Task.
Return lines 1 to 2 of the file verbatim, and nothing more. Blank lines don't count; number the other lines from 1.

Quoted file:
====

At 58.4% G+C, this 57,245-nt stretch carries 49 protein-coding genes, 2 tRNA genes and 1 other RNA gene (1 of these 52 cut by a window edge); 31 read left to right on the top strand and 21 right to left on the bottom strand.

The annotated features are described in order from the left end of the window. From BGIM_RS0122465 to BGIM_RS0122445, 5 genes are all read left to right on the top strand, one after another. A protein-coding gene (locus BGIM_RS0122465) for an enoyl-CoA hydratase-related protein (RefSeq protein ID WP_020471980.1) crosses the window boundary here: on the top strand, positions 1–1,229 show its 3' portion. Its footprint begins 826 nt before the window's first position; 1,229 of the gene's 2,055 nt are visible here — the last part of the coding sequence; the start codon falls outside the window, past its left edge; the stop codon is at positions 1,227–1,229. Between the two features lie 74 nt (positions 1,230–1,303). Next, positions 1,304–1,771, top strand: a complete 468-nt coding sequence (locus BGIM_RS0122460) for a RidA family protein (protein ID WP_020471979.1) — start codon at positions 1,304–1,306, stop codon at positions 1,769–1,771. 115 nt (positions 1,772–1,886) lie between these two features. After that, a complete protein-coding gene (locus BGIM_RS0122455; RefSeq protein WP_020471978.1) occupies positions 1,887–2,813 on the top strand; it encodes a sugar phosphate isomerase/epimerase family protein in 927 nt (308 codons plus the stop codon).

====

At 58.4% G+C, this 57,245-nt stretch carries 49 protein-coding genes, 2 tRNA genes and 1 other RNA gene (1 of these 52 cut by a window edge); 31 read left to right on the top strand and 21 right to left on the bottom strand.

The annotated features are described in order from the left end of the window. From BGIM_RS0122465 to BGIM_RS0122445, 5 genes are all read left to right on the top strand, one after another. A protein-coding gene (locus BGIM_RS0122465) for an enoyl-CoA hydratase-related protein (RefSeq protein ID WP_020471980.1) crosses the window boundary here: on the top strand, positions 1–1,229 show its 3' portion. Its footprint begins 826 nt before the window's first position; 1,229 of the gene's 2,055 nt are visible here — the last part of the coding sequence; the start codon falls outside the window, past its left edge; the stop codon is at positions 1,227–1,229. Between the two features lie 74 nt (positions 1,230–1,303). Next, positions 1,304–1,771, top strand: a complete 468-nt coding sequence (locus BGIM_RS0122460) for a RidA family protein (protein ID WP_020471979.1) — start codon at positions 1,304–1,306, stop codon at positions 1,769–1,771. 115 nt (positions 1,772–1,886) lie between these two features. After that, a complete protein-coding gene (locus BGIM_RS0122455; RefSeq protein WP_020471978.1) occupies positions 1,887–2,813 on the top strand; it encodes a sugar phosphate isomerase/epimerase family protein in 927 nt (308 codons plus the stop codon).